I don’t think Jell-O’s use of FML is going to be effective. Like the PR Daily article said, most of the tweets that are popping up on their website are unrelated to Jell-O and their marketing efforts. I’m guilty of using FML from time to time and I definitely never mean “fun my life.” While FML is recognizable by the public, the public already has a preconceived notion of what FML means and let’s just say old habits are hard to break. When I read the tweet in the article, I giggled, because the woman’s tweet could be read two ways—one, “Yo Jell-O “fun my life” I’m 27 weeks pregnant or two, Yo Jell-O “f my life” I’m 27 weeks pregnant. Did no one else think that? Ha. The more people continue to bring up Jell-O’s use of the FML hashtag, more people will become aware of it and maybe start using it or start questioning some people’s FML tweets.
Jell-O should probably get back to the hypothetical drawing board and reconfigure their hashtag strategy. I haven’t been able to come up with a clever hashtag for Jell-O but their creative thinkers should think of simple ways to grab their audience’s attention via Twitter. FML is simple so they do have that part down. Maybe thinking of a short one word hashtag that would correctly identify Jell-O could be effective.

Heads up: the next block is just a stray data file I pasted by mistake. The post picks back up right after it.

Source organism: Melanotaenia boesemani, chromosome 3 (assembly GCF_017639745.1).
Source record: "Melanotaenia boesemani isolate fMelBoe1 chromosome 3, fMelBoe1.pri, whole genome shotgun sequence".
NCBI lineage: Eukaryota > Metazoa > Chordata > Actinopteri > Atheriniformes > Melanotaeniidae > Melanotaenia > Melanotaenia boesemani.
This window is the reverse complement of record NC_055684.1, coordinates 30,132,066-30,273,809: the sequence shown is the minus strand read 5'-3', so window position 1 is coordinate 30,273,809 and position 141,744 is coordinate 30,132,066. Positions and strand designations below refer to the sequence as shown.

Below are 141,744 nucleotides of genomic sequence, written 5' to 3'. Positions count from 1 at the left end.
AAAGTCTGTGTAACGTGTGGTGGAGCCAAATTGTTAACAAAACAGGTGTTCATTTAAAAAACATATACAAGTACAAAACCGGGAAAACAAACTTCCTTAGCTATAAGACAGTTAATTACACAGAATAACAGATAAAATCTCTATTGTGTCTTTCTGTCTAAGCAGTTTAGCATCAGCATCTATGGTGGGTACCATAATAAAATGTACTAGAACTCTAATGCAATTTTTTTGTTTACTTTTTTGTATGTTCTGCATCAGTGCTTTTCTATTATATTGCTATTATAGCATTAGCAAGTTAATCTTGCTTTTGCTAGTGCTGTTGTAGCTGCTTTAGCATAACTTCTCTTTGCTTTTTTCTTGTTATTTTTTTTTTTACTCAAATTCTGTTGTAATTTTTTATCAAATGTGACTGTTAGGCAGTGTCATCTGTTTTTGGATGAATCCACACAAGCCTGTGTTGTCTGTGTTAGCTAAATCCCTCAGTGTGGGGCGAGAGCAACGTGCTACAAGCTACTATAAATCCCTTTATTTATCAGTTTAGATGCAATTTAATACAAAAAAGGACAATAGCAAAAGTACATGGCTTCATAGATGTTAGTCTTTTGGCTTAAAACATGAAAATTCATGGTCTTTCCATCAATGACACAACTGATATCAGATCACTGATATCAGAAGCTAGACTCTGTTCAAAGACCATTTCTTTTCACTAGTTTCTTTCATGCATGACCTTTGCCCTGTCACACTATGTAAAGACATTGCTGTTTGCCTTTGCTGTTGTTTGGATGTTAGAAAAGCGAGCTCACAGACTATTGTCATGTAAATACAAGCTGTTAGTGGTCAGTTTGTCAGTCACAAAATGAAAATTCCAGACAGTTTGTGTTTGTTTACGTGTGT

My client, the Braves, haven’t used a hashtag they should have thought twice about nor have I noticed or caught on to any other brand’s use of “faulty” hashtags. However, I have seen quite a few commercials that do grab your attention because of their word usage and images, for example the Liquid-Plumbr commercial.
Photo courtesy of Ad Week